Netgear has confirmed that eight of its router models are vulnerable to device hijacking due to a vulnerability that can be easily exploited by remote, unauthenticated attackers.
The vulnerability allows the execution of Linux commands if they are appended to the URL of a page that the victim is tricked into visiting. The appended commands are execute with root privileges, and through them the attackers can make the device do pretty much anything they want to.
Router models confirmed to be affected are as follows: R6250, R6400, R6700, R7000, R7100LG, R7300, R7900, and R8000. The list could be expanded, as the company is still reviewing their entire router portfolio for the existence of the flaw.
Netgear has also provided, as a temporary solution, a beta version of the firmware that will be released in the following days and will fix the flaw.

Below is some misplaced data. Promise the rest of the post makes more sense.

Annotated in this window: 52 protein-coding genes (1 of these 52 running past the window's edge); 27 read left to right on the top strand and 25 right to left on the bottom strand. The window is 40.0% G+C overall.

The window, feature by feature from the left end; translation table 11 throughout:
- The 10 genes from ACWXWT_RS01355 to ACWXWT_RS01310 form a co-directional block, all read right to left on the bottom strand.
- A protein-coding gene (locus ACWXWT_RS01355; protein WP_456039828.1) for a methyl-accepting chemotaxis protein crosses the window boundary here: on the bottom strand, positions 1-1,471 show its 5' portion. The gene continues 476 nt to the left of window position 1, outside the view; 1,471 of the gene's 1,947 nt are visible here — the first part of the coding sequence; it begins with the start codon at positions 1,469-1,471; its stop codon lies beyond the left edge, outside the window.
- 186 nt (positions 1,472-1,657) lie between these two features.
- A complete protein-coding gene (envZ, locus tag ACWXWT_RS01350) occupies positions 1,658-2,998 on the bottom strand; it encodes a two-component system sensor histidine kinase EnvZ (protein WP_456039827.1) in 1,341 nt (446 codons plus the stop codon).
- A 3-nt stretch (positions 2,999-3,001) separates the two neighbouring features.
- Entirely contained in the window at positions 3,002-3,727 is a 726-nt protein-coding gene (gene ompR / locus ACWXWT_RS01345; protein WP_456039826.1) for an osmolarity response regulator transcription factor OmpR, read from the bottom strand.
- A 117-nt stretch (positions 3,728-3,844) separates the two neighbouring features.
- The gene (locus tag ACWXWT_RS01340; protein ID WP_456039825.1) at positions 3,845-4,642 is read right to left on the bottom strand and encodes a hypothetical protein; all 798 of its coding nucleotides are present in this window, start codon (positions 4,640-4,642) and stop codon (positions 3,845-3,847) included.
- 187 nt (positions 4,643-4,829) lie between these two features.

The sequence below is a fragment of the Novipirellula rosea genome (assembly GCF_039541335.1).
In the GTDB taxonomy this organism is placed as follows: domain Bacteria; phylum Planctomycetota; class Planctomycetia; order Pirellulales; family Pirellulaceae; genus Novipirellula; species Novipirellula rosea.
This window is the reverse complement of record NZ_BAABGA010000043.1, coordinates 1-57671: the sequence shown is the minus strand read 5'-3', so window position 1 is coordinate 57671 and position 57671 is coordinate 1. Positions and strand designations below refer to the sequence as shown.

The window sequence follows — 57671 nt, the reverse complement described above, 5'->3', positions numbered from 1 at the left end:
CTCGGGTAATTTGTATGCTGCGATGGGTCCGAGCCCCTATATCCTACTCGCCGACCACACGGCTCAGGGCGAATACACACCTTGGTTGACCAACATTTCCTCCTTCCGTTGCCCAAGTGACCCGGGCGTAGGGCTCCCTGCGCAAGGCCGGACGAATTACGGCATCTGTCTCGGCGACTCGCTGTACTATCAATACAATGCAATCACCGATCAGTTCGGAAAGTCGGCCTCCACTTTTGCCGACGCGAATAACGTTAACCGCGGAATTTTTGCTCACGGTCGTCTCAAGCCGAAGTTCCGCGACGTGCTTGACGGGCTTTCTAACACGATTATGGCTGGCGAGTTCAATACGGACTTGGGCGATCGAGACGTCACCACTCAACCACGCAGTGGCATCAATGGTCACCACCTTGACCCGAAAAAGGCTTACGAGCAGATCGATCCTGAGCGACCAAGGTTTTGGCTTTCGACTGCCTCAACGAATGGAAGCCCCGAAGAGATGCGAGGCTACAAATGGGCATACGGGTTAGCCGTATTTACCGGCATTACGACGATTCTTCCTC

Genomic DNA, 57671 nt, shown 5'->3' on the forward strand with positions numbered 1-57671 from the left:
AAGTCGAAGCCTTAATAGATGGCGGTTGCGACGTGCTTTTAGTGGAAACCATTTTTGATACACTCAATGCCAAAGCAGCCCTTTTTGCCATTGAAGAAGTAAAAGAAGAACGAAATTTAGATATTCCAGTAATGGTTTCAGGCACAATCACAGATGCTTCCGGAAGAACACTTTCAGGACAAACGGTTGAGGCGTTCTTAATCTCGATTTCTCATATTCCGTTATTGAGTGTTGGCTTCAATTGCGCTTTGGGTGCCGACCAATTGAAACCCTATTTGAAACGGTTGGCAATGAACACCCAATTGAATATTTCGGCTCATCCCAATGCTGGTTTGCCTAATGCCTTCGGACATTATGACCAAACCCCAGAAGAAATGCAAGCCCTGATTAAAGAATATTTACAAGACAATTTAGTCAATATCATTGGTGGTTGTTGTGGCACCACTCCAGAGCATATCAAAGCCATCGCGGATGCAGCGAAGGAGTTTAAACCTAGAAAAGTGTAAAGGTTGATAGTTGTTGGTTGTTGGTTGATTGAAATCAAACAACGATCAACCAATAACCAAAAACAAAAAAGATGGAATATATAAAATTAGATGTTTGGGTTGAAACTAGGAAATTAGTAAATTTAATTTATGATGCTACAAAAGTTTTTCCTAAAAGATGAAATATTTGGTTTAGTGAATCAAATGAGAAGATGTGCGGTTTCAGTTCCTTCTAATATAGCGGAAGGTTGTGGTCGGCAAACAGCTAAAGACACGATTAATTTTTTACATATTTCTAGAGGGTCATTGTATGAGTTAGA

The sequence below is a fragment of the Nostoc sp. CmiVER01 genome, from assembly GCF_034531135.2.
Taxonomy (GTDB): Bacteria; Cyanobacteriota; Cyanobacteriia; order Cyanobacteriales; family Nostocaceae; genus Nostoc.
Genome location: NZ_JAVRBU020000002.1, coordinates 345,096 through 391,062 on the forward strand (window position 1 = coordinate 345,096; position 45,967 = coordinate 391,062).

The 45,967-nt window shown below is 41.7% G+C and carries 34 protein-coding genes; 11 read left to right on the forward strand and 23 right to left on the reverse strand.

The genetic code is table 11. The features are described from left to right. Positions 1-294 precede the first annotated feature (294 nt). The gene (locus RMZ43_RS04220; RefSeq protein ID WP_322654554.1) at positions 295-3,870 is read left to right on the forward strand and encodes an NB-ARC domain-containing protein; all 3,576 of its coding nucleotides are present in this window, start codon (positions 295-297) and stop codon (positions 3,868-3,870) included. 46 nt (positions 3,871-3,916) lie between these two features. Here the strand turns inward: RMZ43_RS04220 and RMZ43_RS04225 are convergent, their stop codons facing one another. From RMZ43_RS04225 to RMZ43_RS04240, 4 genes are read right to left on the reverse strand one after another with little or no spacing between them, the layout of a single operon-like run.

“This beta firmware has not been fully tested and might not work for all users,” the company warned, and advised all users to download the production (final) version of the firmware release as soon as it is made available.
The beta version of the firmware is currently available for the R6400, R7000, and R8000 models.
There is no mention of reports of the vulnerability being exploited in attacks in the wild. But, as the exploit has been publicly disclosed, chances are good it is.
If you’re not confortable testing the beta firmware, you can still mitigate the risk of your device being compromised by terminating the web server process on your router (and repeating the process if the router is restarted).
UPDATE (December 14, 2016): Netgear has confirmed that four more router models are vulnerable – R6900, D6220, D6400, and D7000 – and has offered more beta firmware.